2) The only mandatory language is English, Arabic is a plus but not required. It might be different though in other firms, I heard Booz/Strategy& have a very large lebanese consultant base (also have their own office in Beirut) so you might have difficulties fitting in if you don't understand the language.

3) Sure I can ask around. The best shot is obviously going to recruiting events at your school and expressing an interest in the region. We do send consultants to the larger events to represent our office.

Aug 25, 2015 - 9:26am

Thank you for the swift reply, that all makes sense. I had assumed that Dubai for example would have a lot of projects but when I think about it it is indeed logical that they would have more international travel.

As for the recruitment, if you do ask could you ask how important academic grades are please?
I would like to apply this autumn for a position to start straight after graduating however at the moment my grades are 2% below what most large MC firms ask for and my next grades won´t be until January by which time it will be too late to apply for the Summer intake. So I would like to know your opinion and maybe if you know people in recruiting positions opinion on whether I have a shot despite having slightly lower grades at the moment (58% vs the 60% that they ask for).

Thanks again for the reply, it may be best to direct message me if you reply about the recruitment as I think it is a bit off-topic for this thread.

Aug 26, 2015 - 3:59am

So it depends on the consulting firm how the application process is handled. Some have an option to select which office you are interested in in the general application form, for others you can directly contact the specific office's HR department. For my firm, both options are available.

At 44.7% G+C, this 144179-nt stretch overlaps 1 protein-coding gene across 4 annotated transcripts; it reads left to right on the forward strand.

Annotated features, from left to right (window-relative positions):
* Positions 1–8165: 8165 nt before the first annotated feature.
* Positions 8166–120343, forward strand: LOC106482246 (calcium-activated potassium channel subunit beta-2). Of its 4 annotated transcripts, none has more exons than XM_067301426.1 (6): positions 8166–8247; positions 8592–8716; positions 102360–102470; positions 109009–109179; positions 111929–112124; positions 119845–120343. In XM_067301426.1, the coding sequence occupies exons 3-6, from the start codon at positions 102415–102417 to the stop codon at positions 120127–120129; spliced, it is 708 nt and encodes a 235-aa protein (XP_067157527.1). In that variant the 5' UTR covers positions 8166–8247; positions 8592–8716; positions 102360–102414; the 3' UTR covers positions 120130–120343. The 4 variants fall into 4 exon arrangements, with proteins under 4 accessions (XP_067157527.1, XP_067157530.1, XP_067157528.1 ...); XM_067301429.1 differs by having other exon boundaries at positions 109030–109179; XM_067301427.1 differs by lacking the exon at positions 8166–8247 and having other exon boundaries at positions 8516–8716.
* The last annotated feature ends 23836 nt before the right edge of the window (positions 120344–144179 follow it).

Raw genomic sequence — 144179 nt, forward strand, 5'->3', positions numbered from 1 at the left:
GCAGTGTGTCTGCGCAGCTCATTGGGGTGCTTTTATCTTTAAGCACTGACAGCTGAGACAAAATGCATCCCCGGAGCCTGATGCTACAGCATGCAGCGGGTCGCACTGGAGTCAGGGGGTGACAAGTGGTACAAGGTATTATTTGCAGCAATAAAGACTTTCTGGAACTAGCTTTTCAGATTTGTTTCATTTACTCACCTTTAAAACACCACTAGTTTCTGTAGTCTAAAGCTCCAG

It is however definitely not easier to get an interview here than in your home country. Think about it this way, the company has an increased investment to fly you here for the final interviews and of course there is a higher risk that you will not like it as for most Westerners it is a completely new work and living environment, with no friends or family around to support you in the beginning.
With 58% (That's a 2.2 ?) you will find it extremely difficult to get a job here. If you really want to come to the ME mid- to longterm, it will be probably easier to get a job in the UK first (maybe at one of the Big 4/operational consultancies) and then either transfer within the firm or reapply as an experience hire later on.

Aug 2, 2018 - 9:01pm

A 58 at a Uk to US GPA conversation is 3.2/4 which is still lower than required for top consulting firms in MENA but still not bad for Big 4 consulting arms (PWC deals Advisory, EY consulting..etc.). Also many boutiques provide competitive compensation with far less competition for positions. My bet is to gain a few years of experience at a multinational in a role with analytical rigor then apply for MC.
Best of Luck

  • Analyst 1 in IB - Ind
Feb 18, 2021 - 9:32am

You seem very knowledgeable on the consulting space in Middle East, was wondering if you have any updates on how things are looking in 2021. Which firms bolstered their presence, which firms retrieved etc.? Many thanks for your prior comment too!